Researchers report for the first time that genetic variants in mitochondria—energy-producing structures harboring DNA that are inherited only from the mother—are directly linked to metabolic markers for type 2 diabetes. The study, which highlights the role of mitochondrial genome variation in the pathogenesis of common diseases, is published online in Genome Research.
According to the Centers for Disease Control, 7% of the U.S. population has diabetes, and 90-95% of those cases are classified as type 2 diabetes. Type 2 diabetes is caused by external factors such as diet and exercise, and is influenced by several genes. While most of the genes known to be involved in diabetes susceptibility are located in the nuclear genome, a recent study estimated that more than 20% of type 2 diabetes cases may involve mutations in the mitochondrial genome.
In the study published today, the scientists compared two different rat strains; the strains possessed virtually identical nuclear genomes but different mitochondrial genomes. This eliminated any complicating effects due to environmental factors or variation in the nuclear genome. Any differences observed between the two rat strains could be attributed to variation in the mitochondria.
When comparing the two rat strains, the researchers found that the two strains exhibited significant differences related to energy metabolism and storage. One rat strain exhibited impaired glucose tolerance, reduced muscle glycogen synthesis, decreased skeletal muscle ATP (energy) levels, and decreased activity of an energy-producing enzyme called cytochrome c oxidase, when compared to the second rat strain. These metabolic characteristics are typical of diabetic individuals.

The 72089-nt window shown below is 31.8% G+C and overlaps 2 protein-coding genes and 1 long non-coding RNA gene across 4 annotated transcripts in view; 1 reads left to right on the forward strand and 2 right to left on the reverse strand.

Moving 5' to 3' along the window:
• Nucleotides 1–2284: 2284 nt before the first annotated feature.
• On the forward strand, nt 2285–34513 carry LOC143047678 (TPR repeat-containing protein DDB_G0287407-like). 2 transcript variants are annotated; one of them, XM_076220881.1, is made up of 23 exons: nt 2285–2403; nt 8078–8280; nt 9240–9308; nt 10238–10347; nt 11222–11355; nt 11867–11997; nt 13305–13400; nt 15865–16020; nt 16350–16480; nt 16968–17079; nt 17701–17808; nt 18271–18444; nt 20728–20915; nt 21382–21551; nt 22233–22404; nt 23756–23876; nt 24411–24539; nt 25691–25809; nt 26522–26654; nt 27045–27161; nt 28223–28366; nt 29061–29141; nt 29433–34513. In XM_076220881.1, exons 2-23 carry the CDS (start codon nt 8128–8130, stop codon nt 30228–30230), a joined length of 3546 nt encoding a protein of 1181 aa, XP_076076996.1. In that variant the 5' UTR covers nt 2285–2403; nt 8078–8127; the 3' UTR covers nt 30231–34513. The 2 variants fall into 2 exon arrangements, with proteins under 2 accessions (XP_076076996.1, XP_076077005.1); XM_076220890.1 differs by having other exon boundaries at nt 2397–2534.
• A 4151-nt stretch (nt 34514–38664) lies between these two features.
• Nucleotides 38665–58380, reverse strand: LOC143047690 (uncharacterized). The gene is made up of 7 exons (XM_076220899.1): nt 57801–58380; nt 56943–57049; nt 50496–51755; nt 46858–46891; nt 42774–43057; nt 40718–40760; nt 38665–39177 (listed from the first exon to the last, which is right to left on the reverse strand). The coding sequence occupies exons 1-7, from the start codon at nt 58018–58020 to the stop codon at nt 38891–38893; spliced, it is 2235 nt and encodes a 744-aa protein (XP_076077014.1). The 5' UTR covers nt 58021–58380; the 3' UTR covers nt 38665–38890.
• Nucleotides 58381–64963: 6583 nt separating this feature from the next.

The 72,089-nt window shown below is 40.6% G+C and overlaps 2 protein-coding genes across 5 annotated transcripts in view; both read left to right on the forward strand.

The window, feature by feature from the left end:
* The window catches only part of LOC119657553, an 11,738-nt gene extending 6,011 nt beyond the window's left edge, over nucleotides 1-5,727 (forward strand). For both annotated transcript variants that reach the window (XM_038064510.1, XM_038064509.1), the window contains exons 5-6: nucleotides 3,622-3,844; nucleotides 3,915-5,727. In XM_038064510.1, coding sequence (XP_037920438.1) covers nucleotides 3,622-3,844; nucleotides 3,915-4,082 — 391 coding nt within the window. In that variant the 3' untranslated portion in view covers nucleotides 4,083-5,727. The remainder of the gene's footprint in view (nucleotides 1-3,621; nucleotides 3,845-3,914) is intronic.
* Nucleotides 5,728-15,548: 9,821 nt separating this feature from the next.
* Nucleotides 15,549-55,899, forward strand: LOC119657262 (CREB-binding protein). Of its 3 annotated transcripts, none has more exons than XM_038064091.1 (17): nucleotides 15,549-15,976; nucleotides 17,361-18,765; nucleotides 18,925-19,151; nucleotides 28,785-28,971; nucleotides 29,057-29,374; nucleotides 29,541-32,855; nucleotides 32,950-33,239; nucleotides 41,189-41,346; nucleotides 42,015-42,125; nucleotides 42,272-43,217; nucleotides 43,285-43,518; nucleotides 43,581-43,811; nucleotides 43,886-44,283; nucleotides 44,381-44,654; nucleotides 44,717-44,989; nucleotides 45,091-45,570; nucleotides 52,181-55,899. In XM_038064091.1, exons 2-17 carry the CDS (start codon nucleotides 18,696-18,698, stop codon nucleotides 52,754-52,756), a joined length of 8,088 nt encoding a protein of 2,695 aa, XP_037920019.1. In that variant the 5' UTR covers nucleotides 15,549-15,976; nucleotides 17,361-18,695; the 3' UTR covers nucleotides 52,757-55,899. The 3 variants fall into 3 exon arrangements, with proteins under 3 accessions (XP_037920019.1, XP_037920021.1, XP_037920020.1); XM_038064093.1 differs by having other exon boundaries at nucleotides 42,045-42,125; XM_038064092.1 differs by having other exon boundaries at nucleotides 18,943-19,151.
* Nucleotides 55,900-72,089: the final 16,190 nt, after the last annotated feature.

The researchers then obtained DNA sequences from mitochondria of both rat strains, and found DNA variants in genes that encode for proteins involved in energy production. Thus, for the first time, they were able to directly link inherited variation in the mitochondrial genome to metabolic markers for type 2 diabetes.
“Our study highlights the role of mitochondrial DNA variation in common genetic diseases,” says Dr. Theodore Kurtz, the lead investigator on the project. “In addition, the animal models developed in this study will open the door for future studies in which the effects of mitochondrial genome variation can be investigated on fixed nuclear genetic backgrounds.”
Scientists contributing to the study were from the Academy of Sciences of the Czech Republic (Prague); the Institute for Clinical and Experimental Medicine (Prague); the Osaka University Graduate School of Medicine (Japan); the Sapporo Medical University (Japan); the University of California, San Francisco; and the University of Michigan Medical School.
The work was supported by grants from the National Institutes of Health; the Ministry of Education, Youth, and Sports, the Ministry of Health, and the Grant Agency of the Czech Republic ; Charles University ( Prague ); and the EURATools project (which is funded through the European Union’s Sixth Framework Program).
Source: Genome Research Press Release
Message posted by: Robin Kimmel